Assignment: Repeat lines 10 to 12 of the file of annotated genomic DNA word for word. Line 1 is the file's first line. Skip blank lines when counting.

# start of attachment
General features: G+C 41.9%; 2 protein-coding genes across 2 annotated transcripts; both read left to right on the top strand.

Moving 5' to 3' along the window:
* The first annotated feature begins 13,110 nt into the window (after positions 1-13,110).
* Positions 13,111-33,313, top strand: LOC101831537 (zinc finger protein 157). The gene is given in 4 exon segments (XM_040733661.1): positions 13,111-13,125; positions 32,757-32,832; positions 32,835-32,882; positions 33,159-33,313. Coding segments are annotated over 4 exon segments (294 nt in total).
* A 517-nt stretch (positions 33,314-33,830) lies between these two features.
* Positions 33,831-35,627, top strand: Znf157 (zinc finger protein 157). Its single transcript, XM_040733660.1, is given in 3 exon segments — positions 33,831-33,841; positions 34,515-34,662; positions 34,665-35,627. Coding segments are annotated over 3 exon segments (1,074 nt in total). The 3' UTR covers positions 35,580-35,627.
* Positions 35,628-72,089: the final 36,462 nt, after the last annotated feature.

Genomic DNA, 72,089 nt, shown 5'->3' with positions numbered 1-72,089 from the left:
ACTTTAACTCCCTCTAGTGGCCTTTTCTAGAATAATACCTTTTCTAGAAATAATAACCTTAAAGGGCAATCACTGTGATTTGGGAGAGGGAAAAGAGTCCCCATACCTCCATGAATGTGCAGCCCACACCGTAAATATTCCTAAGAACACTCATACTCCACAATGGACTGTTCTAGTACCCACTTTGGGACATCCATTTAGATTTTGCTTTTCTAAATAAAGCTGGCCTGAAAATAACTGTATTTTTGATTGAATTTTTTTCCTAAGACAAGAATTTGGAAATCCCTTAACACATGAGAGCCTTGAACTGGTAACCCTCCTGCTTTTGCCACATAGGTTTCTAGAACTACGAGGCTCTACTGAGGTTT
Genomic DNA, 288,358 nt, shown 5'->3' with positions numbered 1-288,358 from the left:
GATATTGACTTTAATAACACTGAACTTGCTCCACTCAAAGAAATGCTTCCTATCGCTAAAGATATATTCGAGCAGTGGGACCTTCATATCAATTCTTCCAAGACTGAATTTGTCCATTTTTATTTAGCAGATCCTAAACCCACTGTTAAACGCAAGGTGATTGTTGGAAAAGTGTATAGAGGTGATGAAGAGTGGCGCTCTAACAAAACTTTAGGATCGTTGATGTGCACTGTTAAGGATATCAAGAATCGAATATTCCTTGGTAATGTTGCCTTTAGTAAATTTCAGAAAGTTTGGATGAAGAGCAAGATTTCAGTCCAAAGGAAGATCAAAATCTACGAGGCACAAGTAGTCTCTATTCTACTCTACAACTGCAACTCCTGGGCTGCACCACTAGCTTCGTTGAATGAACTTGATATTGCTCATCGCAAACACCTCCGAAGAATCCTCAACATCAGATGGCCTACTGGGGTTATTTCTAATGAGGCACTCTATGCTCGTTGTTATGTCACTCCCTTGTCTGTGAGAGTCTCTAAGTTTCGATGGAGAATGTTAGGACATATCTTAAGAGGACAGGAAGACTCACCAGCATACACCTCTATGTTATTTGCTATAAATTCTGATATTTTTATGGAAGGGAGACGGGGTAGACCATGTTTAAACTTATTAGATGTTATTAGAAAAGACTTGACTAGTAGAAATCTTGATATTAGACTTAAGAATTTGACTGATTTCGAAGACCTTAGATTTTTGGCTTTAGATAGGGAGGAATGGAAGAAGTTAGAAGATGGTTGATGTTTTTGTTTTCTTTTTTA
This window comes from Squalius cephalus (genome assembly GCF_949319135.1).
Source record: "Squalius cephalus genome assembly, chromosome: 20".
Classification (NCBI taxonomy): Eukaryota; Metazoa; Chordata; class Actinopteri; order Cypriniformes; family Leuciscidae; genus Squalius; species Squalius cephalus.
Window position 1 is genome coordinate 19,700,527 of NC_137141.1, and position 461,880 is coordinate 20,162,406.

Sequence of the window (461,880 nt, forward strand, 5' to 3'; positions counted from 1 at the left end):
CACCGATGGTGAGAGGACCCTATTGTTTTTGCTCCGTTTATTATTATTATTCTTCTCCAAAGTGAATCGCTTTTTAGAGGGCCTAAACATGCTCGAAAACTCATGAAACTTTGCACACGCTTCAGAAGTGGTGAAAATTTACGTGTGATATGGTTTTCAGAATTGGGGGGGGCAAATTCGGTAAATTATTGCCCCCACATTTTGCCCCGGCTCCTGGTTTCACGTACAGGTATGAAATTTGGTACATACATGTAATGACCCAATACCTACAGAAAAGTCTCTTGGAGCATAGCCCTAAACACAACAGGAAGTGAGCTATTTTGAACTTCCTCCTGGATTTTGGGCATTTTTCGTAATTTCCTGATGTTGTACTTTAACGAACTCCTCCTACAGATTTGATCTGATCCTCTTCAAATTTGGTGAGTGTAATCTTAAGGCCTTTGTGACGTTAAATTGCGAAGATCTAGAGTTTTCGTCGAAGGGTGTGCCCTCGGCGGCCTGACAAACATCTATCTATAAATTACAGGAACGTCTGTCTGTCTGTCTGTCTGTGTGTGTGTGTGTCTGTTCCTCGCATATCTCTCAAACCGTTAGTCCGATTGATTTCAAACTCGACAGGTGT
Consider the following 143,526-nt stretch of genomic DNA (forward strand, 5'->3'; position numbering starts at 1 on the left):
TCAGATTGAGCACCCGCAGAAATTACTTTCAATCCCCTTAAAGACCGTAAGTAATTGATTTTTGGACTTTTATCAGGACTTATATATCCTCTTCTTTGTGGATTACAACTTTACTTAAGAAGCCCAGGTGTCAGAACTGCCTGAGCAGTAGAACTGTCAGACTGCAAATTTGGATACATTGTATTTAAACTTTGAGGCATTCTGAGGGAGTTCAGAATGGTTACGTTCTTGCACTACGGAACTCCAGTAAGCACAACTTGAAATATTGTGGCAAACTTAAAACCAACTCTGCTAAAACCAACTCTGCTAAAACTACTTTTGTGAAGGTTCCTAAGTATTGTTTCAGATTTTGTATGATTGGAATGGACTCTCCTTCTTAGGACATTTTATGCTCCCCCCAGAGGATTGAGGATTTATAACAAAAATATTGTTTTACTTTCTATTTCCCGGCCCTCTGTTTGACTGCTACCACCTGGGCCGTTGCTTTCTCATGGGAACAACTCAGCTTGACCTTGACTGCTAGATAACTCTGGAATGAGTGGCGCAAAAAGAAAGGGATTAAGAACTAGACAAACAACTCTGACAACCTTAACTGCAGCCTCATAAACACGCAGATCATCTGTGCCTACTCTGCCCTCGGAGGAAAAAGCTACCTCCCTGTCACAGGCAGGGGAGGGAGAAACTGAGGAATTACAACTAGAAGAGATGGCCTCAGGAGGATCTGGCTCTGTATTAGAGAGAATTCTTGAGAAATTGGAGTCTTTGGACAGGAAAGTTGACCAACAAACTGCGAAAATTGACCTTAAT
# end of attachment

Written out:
Genomic DNA, 288,358 nt, shown 5'->3' with positions numbered 1-288,358 from the left:
GATATTGACTTTAATAACACTGAACTTGCTCCACTCAAAGAAATGCTTCCTATCGCTAAAGATATATTCGAGCAGTGGGACCTTCATATCAATTCTTCCAAGACTGAATTTGTCCATTTTTATTTAGCAGATCCTAAACCCACTGTTAAACGCAAGGTGATTGTTGGAAAAGTGTATAGAGGTGATGAAGAGTGGCGCTCTAACAAAACTTTAGGATCGTTGATGTGCACTGTTAAGGATATCAAGAATCGAATATTCCTTGGTAATGTTGCCTTTAGTAAATTTCAGAAAGTTTGGATGAAGAGCAAGATTTCAGTCCAAAGGAAGATCAAAATCTACGAGGCACAAGTAGTCTCTATTCTACTCTACAACTGCAACTCCTGGGCTGCACCACTAGCTTCGTTGAATGAACTTGATATTGCTCATCGCAAACACCTCCGAAGAATCCTCAACATCAGATGGCCTACTGGGGTTATTTCTAATGAGGCACTCTATGCTCGTTGTTATGTCACTCCCTTGTCTGTGAGAGTCTCTAAGTTTCGATGGAGAATGTTAGGACATATCTTAAGAGGACAGGAAGACTCACCAGCATACACCTCTATGTTATTTGCTATAAATTCTGATATTTTTATGGAAGGGAGACGGGGTAGACCATGTTTAAACTTATTAGATGTTATTAGAAAAGACTTGACTAGTAGAAATCTTGATATTAGACTTAAGAATTTGACTGATTTCGAAGACCTTAGATTTTTGGCTTTAGATAGGGAGGAATGGAAGAAGTTAGAAGATGGTTGATGTTTTTGTTTTCTTTTTTA
This window comes from Squalius cephalus (genome assembly GCF_949319135.1).